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The Constructive Cambodian

The Constructive Cambodian

Love, peace, war and skin colour. The common thread between these issues is their consistent impact on the society, economy and politics of all civilisations since the beginning of human history.

A perfect example of how skin color has caused social upheaval is the civil rights struggle in the United States during the 1960s, when violent acts were committed against African Americans simply because of their skin colour.

Imagine how many lives could have been saved during this era if no distinction was made between skin tones.

Then imagine how many more could be saved if such distinctions didn’t still persist in all parts of the world.

Asian society views dark or black skin as a sign of inferiority or low social status, while white skin suggests wealth, beauty and high social standing. It is not surprising that so many people in Asia want lighter skin even if it is not their natural tone.

Such prejudice prevails in many parts of the world, and particularly in Cambodia, where it holds the country back from an important step in social progress.

People should stop passing judgment on others or themselves because of the color of their skin.

Can we really choose how we want to look? Everyone wants to look their best, and advances in science have allowed us to alter some aspects of our bodies. Even though making such changes has become commonplace is not an endorsement for altering whatever features we dislike about ourselves, or those we think others dislike.

Cambodians’ preference for lighter skin dates back a long way to a time when young women made the transition to puberty. They prepared for a ceremony called joul malup (enter shade) by staying indoors and applying pale yellow powder to their skin. Lighter skin, it was presumed, would make the young women more likely to find a husband.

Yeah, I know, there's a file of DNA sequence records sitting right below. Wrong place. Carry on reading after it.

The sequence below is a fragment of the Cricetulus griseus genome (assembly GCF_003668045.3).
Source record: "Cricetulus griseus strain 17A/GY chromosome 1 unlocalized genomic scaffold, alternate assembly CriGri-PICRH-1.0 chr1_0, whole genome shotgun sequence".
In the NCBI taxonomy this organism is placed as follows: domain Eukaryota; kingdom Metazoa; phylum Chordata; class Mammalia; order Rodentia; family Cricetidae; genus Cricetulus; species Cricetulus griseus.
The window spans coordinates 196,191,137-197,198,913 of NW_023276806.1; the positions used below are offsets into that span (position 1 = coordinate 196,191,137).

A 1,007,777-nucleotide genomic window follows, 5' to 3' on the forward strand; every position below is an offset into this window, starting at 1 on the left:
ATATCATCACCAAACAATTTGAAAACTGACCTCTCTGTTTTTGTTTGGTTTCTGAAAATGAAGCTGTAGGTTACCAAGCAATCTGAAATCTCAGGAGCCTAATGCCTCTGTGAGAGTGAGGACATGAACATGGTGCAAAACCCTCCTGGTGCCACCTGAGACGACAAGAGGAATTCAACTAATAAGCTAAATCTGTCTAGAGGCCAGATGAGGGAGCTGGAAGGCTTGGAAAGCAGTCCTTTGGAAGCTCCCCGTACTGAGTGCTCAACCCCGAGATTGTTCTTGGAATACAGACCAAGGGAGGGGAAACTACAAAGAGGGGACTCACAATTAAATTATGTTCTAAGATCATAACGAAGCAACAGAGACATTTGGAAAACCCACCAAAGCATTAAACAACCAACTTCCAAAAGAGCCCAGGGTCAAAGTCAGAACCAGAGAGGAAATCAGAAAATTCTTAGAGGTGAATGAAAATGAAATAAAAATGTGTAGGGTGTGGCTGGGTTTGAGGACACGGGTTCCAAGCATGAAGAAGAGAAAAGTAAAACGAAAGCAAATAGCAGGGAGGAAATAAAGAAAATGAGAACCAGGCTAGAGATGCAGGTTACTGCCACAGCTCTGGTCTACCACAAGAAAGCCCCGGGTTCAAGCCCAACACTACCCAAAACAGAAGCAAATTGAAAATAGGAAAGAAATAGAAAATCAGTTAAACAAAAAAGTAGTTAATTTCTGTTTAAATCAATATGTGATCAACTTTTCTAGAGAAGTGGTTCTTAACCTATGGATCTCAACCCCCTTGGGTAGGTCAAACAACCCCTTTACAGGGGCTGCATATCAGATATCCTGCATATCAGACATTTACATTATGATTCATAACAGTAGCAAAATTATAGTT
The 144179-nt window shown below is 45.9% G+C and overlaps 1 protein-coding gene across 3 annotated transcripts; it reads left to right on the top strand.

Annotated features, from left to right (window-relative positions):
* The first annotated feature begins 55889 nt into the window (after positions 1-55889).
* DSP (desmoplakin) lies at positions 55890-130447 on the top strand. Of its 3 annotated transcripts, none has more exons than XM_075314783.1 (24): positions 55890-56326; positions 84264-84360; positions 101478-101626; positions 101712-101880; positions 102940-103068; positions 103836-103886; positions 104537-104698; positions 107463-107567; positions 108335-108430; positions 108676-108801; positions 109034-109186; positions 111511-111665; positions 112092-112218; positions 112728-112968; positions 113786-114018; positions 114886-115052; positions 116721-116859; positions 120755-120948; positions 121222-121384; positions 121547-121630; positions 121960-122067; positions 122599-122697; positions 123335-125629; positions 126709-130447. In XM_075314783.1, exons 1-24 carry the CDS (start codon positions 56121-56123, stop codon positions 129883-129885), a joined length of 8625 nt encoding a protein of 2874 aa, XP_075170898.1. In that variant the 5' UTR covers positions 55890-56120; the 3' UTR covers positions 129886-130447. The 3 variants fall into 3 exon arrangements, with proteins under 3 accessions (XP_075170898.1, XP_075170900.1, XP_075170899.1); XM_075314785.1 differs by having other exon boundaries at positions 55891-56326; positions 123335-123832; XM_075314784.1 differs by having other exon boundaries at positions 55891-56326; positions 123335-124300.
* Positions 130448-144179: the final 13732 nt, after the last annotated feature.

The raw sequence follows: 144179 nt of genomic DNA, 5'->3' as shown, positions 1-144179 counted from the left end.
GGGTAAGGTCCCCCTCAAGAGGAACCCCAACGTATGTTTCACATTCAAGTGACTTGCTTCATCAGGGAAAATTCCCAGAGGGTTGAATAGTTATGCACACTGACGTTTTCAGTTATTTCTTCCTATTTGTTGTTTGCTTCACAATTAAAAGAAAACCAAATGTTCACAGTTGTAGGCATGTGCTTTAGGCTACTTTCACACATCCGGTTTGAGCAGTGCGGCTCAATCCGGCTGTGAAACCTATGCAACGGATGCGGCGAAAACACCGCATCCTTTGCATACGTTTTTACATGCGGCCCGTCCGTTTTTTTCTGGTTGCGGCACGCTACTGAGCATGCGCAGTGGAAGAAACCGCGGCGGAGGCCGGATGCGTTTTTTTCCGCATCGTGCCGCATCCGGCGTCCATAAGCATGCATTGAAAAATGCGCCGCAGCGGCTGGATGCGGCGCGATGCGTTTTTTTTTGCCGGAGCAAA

In most parts of Cambodia, the joul malup ceremony is a thing of the past, but its legacy lives on.

More than once I’ve been shocked at how Cambodian women from all parts of the country casually assume that white equates to beautiful and dark means ugly.

I recall an occasion when I worked as a research assistant on gender assessments. I was traveling in the northernmost province of Cambodia with a foreign colleague who was frequently praised as having beautiful white skin. I was dumbfounded by such a strong prejudice among populations who, after years of civil war, are almost completely isolated from the class divisions and variations in skin colour associated with urban areas.

True Khmers under Pol Pot’s regime were peasants with skin darkened from working under the sun. City people were pale-complexioned and considered lazy from living and working indoors, and therefore were targeted for harsh treatment.

But such violence has not changed mindsets in the Kingdom about skin colour. Men and women still pay a social price for having the wrong color of skin.

They are the subject of disparaging jokes from friends, coworkers and classmates. I have endured such treatment over my brown skin since I was a child.

No one wants to be perceived as a “hayseed” from the country, but such associations are unavoidable because of outdated beliefs and pressure to change who you are, especially as you get older.

While joul malup was a natural process of lightening one’s skin, many women today choose artificial and dangerous methods such as cheap skin-whitening products that are available at any market.

They spend money they can’t afford, though many studies have shown the dangers of such products, including acne, skin discoloration, cancer and various infections that leave women much worse off than if they had learned to accept themselves for who they are.

There is no formula for happiness, but if there was a first step it would be to accept what you have and make the most of it.

Although perceptions about skin colour might remain, education can change people’s minds. Then outdated beliefs will fade, along with the damaging products they support.

Most people agree that skin whitening is bad for your health, including Hun Sen, who said so publicly earlier this year. Yet, it seems like people are still selling it, buying it and using it as much as ever. Do you think Cambodian’s will stop obsessing about the whiteness of their skin as the country becomes more modern? Join the debate at


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